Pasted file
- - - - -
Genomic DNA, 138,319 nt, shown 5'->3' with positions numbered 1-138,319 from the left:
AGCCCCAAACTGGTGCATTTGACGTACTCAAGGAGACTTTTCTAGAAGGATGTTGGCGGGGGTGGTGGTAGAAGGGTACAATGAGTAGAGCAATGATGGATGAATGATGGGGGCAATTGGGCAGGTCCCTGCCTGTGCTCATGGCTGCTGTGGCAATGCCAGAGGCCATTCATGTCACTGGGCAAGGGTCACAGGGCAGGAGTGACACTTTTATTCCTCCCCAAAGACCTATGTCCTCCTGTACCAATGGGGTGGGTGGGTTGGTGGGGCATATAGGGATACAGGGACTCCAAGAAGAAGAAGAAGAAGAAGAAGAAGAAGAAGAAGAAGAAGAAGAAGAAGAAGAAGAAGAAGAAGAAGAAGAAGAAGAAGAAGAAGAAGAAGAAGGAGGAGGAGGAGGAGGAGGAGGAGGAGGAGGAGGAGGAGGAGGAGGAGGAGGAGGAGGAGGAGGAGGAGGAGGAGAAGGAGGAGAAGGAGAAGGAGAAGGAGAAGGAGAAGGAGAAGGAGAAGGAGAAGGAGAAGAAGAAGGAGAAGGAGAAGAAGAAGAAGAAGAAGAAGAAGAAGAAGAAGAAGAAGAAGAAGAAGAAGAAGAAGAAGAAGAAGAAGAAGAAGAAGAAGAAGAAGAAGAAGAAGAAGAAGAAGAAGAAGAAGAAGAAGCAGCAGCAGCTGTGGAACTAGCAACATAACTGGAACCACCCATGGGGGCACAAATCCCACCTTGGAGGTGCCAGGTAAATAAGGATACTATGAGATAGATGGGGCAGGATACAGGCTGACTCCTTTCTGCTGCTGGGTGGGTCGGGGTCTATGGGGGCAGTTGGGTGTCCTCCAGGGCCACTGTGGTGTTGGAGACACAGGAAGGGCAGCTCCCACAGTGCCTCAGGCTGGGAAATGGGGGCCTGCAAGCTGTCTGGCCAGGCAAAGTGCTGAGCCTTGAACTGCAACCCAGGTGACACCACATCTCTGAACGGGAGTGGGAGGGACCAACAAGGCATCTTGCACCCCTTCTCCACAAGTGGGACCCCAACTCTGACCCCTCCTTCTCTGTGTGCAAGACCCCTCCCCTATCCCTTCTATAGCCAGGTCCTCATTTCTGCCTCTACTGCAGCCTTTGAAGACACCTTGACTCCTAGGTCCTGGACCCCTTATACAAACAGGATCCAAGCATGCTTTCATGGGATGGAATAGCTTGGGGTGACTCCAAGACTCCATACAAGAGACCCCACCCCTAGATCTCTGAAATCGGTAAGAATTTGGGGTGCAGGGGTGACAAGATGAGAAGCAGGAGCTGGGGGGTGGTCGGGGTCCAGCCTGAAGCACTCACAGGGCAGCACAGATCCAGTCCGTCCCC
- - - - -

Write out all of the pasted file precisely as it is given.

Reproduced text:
Genomic DNA, 138,319 nt, shown 5'->3' with positions numbered 1-138,319 from the left:
AGCCCCAAACTGGTGCATTTGACGTACTCAAGGAGACTTTTCTAGAAGGATGTTGGCGGGGGTGGTGGTAGAAGGGTACAATGAGTAGAGCAATGATGGATGAATGATGGGGGCAATTGGGCAGGTCCCTGCCTGTGCTCATGGCTGCTGTGGCAATGCCAGAGGCCATTCATGTCACTGGGCAAGGGTCACAGGGCAGGAGTGACACTTTTATTCCTCCCCAAAGACCTATGTCCTCCTGTACCAATGGGGTGGGTGGGTTGGTGGGGCATATAGGGATACAGGGACTCCAAGAAGAAGAAGAAGAAGAAGAAGAAGAAGAAGAAGAAGAAGAAGAAGAAGAAGAAGAAGAAGAAGAAGAAGAAGAAGAAGAAGAAGAAGAAGAAGGAGGAGGAGGAGGAGGAGGAGGAGGAGGAGGAGGAGGAGGAGGAGGAGGAGGAGGAGGAGGAGGAGGAGGAGGAGAAGGAGGAGAAGGAGAAGGAGAAGGAGAAGGAGAAGGAGAAGGAGAAGGAGAAGGAGAAGAAGAAGGAGAAGGAGAAGAAGAAGAAGAAGAAGAAGAAGAAGAAGAAGAAGAAGAAGAAGAAGAAGAAGAAGAAGAAGAAGAAGAAGAAGAAGAAGAAGAAGAAGAAGAAGAAGAAGAAGAAGAAGAAGAAGAAGCAGCAGCAGCTGTGGAACTAGCAACATAACTGGAACCACCCATGGGGGCACAAATCCCACCTTGGAGGTGCCAGGTAAATAAGGATACTATGAGATAGATGGGGCAGGATACAGGCTGACTCCTTTCTGCTGCTGGGTGGGTCGGGGTCTATGGGGGCAGTTGGGTGTCCTCCAGGGCCACTGTGGTGTTGGAGACACAGGAAGGGCAGCTCCCACAGTGCCTCAGGCTGGGAAATGGGGGCCTGCAAGCTGTCTGGCCAGGCAAAGTGCTGAGCCTTGAACTGCAACCCAGGTGACACCACATCTCTGAACGGGAGTGGGAGGGACCAACAAGGCATCTTGCACCCCTTCTCCACAAGTGGGACCCCAACTCTGACCCCTCCTTCTCTGTGTGCAAGACCCCTCCCCTATCCCTTCTATAGCCAGGTCCTCATTTCTGCCTCTACTGCAGCCTTTGAAGACACCTTGACTCCTAGGTCCTGGACCCCTTATACAAACAGGATCCAAGCATGCTTTCATGGGATGGAATAGCTTGGGGTGACTCCAAGACTCCATACAAGAGACCCCACCCCTAGATCTCTGAAATCGGTAAGAATTTGGGGTGCAGGGGTGACAAGATGAGAAGCAGGAGCTGGGGGGTGGTCGGGGTCCAGCCTGAAGCACTCACAGGGCAGCACAGATCCAGTCCGTCCCC